Sunday, June 25, 2017
Each week, I look at the bank page where my blog resides and try to decide what stains will grace it. Mostly, this blog alternates between the development of the writer within me, the injustices orchestrated against fathers, and occasionally, recent events in my personal life.
This week all three managed to combine into a "force majeure" event, a phrase normally associated with a contract where certain circumstances beyond their control make either party unable to fulfill their obligations.
Acts of God, natural disasters, civil war are the big three that most think of. Sometimes it can be the mental grind.
This week I had to take on the State of California and the Commonwealth of Australia as, once again, their errors which are compounded with automatic penalties, were once again identified as inaccurate. The State acknowledges that the error occurred, but claims it has no authority to correct it. At the same time, they report that they are legislated to act on a thirty (30) day response. The Commonwealth of Australia report that they have no recourse when payment is not made, but must continue to act until so resolved.
No one wants to take responsibility, but will proceed regardless rather than redress the error. Sounds like a poor parenting plan. And it is.
Having championed the cause, I have returned home to receive correspondence from my native country addressed to my daughter at her mother house. Apparently, her mother can receive payments for our daughter at that mailing address, but when a gift from me is sent to our daughter, it is marked "return to sender".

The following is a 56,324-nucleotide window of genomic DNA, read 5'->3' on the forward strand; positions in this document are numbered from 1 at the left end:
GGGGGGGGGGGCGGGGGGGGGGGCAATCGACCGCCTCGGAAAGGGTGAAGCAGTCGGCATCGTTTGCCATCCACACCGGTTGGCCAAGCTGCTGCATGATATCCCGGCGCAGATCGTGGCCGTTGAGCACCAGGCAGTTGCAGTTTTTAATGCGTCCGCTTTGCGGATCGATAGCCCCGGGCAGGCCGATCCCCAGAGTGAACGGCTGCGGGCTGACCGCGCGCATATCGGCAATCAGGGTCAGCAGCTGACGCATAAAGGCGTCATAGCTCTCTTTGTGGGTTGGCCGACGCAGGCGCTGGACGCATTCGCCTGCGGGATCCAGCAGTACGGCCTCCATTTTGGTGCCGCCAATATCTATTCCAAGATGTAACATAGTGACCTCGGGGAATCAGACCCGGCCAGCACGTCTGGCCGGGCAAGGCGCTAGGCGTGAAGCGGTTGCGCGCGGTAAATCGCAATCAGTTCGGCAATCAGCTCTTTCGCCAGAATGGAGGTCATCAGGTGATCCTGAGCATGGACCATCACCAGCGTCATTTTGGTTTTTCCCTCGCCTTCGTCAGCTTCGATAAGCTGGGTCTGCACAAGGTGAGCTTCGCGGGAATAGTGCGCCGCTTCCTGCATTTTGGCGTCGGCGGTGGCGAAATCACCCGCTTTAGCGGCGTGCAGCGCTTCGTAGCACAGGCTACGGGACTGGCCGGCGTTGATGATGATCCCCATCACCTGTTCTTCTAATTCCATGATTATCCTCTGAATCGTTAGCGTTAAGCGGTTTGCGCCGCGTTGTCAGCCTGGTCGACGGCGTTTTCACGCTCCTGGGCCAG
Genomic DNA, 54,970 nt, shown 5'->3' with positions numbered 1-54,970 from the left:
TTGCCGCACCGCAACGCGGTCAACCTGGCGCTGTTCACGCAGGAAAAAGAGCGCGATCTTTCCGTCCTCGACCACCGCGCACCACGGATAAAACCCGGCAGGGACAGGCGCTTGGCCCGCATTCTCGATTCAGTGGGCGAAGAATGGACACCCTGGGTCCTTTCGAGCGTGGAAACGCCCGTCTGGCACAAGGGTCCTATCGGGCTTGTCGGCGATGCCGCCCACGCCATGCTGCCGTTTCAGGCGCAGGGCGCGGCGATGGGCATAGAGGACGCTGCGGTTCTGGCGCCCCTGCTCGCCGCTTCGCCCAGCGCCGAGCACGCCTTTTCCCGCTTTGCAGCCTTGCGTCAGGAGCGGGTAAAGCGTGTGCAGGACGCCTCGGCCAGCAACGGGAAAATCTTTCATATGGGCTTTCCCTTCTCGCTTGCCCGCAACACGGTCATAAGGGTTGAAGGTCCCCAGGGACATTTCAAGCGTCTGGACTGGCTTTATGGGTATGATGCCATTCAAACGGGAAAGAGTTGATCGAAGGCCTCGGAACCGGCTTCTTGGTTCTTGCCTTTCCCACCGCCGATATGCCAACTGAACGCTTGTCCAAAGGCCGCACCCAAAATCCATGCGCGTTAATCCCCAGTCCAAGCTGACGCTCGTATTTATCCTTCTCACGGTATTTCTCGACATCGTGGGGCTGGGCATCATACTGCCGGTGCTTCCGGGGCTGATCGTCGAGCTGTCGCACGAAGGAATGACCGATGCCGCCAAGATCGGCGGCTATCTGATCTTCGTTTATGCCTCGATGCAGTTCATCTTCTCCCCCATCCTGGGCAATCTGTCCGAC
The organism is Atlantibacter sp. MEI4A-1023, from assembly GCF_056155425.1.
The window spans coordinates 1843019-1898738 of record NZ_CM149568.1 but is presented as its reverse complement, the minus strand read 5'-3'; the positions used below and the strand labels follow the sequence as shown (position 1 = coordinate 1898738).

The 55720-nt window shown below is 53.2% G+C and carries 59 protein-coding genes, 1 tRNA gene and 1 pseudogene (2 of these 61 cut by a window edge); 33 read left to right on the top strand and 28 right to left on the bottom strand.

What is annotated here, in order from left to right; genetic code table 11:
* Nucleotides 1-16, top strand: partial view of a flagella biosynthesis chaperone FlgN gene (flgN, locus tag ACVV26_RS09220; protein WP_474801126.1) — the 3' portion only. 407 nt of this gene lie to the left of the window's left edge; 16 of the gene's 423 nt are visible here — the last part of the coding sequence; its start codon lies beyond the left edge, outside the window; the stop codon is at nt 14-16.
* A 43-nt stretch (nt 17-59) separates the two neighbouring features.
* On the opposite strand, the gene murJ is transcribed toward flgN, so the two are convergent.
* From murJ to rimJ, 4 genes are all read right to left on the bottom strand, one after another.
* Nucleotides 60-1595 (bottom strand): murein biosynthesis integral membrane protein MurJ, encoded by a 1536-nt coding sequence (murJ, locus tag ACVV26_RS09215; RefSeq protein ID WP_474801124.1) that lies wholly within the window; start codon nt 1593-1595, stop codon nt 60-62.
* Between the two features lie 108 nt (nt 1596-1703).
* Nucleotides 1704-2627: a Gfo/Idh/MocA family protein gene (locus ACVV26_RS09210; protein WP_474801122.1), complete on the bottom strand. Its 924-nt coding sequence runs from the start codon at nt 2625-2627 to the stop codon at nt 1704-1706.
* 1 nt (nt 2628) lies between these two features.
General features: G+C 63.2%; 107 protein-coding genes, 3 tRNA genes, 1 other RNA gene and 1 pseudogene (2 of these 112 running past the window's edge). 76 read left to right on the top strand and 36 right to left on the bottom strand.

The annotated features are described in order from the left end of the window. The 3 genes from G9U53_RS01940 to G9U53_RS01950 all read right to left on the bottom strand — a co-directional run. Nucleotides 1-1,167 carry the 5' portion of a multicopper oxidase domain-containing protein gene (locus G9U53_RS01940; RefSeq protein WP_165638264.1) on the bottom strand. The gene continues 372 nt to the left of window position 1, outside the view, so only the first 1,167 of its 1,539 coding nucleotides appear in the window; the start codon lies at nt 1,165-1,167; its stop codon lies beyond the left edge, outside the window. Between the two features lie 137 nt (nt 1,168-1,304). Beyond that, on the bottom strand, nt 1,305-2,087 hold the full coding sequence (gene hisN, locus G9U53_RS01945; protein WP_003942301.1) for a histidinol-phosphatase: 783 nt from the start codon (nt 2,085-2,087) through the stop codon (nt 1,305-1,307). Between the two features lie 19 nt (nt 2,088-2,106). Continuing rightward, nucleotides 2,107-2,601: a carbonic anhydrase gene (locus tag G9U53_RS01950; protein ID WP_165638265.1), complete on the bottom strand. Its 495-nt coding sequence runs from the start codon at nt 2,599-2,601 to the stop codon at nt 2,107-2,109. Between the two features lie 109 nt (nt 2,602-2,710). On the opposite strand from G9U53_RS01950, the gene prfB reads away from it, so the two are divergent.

It was only in recent years that I found a name for the "force majeure" of my life. It's called Parental Alienation. And it's taught by the evil mothers to our children, learned from their mother.
Wickedness, repeats history. As done to the mother of our children, so is now done to our children.
Saturday, June 17, 2017
In the writing world, numerous success stories can be found of fans who have turned their writing into contemporary masterpieces. Author E.L. James like the Twilight series so much, they wrote the 50 Shades series. Last week I was reminiscing about a project that begin some twelve years ago that did not evolve, and I began reading about the "fan fiction" which drives a number of successful spin off series.
Star Wars and Star Trek are two of the most popular, allowing evening the novice writer to be able to compile a story based upon the loose collection of characters, in a world which has been established - but not yet fortified on it's boundaries.
Website FanFiction.Net chronicles a lot of speculative writing, and the pitfalls as well. Writers who have created characters, fleshed them out and developed stories, don't want to see their hard work copied, even plagiarized. But apparently they are comfortable with endless computer games based on their premises - have you ever counted how many Star Wars games there are?
About twelve years ago while with the computer game company, I attended the preview of a game that enthralled me so much, I wrote about it at a number of game sites. Fast forward, I have now started writing my own speculative fiction, using some of the Artificial Intelligence (AI) characters as background for my own story.
Speculative fiction is back in vogue.